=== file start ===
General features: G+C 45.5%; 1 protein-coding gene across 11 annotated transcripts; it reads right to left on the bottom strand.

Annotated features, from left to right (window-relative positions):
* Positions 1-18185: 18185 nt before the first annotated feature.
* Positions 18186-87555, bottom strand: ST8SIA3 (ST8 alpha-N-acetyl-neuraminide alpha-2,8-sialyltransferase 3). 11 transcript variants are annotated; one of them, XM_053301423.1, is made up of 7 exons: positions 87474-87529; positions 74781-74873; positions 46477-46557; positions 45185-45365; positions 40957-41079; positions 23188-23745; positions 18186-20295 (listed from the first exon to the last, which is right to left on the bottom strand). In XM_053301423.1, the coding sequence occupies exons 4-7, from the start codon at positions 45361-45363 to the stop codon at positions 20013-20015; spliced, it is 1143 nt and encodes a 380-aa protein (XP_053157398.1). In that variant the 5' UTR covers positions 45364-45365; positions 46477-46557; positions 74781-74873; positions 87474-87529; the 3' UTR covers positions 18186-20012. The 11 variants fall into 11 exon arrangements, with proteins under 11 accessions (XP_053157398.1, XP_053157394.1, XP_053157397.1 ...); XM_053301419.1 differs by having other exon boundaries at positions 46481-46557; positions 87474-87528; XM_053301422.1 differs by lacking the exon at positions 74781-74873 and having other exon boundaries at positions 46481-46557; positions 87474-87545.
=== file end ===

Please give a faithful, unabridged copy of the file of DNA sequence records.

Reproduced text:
General features: G+C 45.5%; 1 protein-coding gene across 11 annotated transcripts; it reads right to left on the bottom strand.

Annotated features, from left to right (window-relative positions):
* Positions 1-18185: 18185 nt before the first annotated feature.
* Positions 18186-87555, bottom strand: ST8SIA3 (ST8 alpha-N-acetyl-neuraminide alpha-2,8-sialyltransferase 3). 11 transcript variants are annotated; one of them, XM_053301423.1, is made up of 7 exons: positions 87474-87529; positions 74781-74873; positions 46477-46557; positions 45185-45365; positions 40957-41079; positions 23188-23745; positions 18186-20295 (listed from the first exon to the last, which is right to left on the bottom strand). In XM_053301423.1, the coding sequence occupies exons 4-7, from the start codon at positions 45361-45363 to the stop codon at positions 20013-20015; spliced, it is 1143 nt and encodes a 380-aa protein (XP_053157398.1). In that variant the 5' UTR covers positions 45364-45365; positions 46477-46557; positions 74781-74873; positions 87474-87529; the 3' UTR covers positions 18186-20012. The 11 variants fall into 11 exon arrangements, with proteins under 11 accessions (XP_053157398.1, XP_053157394.1, XP_053157397.1 ...); XM_053301419.1 differs by having other exon boundaries at positions 46481-46557; positions 87474-87528; XM_053301422.1 differs by lacking the exon at positions 74781-74873 and having other exon boundaries at positions 46481-46557; positions 87474-87545.